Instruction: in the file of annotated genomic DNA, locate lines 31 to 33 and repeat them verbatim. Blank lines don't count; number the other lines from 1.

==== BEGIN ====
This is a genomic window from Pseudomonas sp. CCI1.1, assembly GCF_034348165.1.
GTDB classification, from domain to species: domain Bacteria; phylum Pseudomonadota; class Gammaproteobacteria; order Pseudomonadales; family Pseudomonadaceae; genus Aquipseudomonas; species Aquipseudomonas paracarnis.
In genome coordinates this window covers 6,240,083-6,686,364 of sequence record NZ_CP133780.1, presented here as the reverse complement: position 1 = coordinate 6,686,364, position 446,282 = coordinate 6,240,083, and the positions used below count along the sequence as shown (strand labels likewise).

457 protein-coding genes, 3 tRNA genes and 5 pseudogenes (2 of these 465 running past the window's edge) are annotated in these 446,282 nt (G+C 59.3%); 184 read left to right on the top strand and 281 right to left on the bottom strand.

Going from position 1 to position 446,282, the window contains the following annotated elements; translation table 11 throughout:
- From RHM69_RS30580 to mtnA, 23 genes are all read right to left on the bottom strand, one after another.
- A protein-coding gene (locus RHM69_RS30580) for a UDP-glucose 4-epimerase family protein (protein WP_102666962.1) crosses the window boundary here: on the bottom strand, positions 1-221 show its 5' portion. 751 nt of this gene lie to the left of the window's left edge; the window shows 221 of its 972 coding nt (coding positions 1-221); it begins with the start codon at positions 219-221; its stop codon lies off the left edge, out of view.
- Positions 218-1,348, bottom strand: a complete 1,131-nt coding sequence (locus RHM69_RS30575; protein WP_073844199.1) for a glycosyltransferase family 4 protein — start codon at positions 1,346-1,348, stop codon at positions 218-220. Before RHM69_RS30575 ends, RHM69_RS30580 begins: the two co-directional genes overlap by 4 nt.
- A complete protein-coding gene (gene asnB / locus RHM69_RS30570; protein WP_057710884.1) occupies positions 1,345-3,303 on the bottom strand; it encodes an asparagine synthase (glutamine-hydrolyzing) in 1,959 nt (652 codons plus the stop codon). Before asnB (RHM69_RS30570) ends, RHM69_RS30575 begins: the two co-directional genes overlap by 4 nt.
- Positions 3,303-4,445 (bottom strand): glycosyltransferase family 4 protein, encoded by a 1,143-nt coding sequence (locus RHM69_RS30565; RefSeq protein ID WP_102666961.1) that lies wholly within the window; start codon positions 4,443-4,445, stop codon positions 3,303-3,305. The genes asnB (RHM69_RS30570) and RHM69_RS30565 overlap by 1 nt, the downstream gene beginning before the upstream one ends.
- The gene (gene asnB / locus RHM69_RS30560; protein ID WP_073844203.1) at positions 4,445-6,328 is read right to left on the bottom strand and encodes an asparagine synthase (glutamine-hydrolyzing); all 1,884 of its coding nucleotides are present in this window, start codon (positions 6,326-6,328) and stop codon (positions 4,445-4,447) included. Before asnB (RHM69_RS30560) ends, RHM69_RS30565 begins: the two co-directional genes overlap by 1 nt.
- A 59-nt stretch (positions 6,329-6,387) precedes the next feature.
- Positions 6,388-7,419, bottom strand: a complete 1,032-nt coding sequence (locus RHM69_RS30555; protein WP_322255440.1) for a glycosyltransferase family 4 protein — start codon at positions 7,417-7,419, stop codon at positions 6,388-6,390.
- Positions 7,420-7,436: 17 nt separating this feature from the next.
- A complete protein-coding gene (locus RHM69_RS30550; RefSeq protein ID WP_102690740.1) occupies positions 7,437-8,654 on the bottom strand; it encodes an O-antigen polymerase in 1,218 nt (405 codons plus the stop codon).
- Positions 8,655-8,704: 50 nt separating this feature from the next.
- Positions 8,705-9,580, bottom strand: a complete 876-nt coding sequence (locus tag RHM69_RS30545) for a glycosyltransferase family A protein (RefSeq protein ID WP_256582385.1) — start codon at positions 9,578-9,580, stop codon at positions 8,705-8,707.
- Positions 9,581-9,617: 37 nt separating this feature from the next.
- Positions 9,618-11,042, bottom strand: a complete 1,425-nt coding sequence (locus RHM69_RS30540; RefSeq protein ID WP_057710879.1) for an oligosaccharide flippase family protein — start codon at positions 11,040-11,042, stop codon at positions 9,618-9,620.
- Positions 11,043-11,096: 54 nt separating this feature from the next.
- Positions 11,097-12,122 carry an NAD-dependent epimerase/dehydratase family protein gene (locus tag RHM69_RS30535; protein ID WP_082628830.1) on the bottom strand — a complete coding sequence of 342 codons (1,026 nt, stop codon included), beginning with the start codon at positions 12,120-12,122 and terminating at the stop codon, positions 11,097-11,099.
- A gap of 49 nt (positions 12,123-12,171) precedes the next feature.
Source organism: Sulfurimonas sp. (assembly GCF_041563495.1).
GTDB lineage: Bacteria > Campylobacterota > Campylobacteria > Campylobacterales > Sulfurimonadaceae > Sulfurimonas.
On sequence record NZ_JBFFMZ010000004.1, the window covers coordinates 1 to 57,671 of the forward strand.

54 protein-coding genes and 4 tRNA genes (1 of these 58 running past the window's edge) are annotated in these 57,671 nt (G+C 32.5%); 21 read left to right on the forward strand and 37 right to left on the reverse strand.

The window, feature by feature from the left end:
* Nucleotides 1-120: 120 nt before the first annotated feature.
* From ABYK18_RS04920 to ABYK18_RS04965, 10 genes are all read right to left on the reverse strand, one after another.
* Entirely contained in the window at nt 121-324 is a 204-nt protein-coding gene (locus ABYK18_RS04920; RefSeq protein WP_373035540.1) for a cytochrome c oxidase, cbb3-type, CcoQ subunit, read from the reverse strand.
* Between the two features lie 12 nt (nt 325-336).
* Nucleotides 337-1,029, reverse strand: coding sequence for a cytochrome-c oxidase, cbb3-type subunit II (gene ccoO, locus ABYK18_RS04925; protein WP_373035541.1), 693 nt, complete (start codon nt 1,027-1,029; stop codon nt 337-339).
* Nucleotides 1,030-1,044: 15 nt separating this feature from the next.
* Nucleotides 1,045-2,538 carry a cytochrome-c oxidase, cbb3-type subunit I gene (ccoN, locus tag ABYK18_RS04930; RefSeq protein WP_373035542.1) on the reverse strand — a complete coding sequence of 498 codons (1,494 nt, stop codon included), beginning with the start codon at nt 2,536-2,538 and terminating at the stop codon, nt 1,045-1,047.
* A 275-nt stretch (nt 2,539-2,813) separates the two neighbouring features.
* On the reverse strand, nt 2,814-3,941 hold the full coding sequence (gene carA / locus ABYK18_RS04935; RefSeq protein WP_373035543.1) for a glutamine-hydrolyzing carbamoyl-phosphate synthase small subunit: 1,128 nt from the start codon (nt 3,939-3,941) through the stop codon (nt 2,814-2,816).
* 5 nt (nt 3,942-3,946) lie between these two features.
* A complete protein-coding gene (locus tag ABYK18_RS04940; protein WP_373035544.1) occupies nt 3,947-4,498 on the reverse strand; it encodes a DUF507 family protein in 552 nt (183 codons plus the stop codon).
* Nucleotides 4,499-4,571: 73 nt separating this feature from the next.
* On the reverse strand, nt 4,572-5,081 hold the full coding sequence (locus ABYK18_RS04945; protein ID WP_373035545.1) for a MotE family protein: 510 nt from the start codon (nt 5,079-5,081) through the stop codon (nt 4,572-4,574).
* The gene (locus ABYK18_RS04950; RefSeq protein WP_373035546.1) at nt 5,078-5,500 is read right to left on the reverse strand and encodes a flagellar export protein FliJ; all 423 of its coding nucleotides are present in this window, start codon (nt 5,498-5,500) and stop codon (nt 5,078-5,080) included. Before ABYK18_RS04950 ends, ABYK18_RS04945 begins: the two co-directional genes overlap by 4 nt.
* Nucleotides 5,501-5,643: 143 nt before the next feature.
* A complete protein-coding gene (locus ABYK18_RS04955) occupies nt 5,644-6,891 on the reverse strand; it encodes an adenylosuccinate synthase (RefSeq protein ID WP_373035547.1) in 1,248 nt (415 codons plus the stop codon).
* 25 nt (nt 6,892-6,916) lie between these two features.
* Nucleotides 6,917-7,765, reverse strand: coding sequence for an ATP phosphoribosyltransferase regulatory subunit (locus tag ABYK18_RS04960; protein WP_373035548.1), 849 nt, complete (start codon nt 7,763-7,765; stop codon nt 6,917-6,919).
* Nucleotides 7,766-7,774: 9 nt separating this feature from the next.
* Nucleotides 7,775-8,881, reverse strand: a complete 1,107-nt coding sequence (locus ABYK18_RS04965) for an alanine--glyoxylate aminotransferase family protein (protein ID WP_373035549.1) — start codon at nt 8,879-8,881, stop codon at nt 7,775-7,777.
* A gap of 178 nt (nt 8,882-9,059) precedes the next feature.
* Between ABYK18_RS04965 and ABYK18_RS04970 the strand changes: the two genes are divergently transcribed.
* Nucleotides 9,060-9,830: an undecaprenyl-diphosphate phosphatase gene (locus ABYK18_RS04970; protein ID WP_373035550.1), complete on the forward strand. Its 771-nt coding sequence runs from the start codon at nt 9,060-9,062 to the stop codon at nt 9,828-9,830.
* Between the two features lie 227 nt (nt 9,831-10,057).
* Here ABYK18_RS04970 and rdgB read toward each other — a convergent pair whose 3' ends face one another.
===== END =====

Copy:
* Between the two features lie 12 nt (nt 325-336).
* Nucleotides 337-1,029, reverse strand: coding sequence for a cytochrome-c oxidase, cbb3-type subunit II (gene ccoO, locus ABYK18_RS04925; protein WP_373035541.1), 693 nt, complete (start codon nt 1,027-1,029; stop codon nt 337-339).
* Nucleotides 1,030-1,044: 15 nt separating this feature from the next.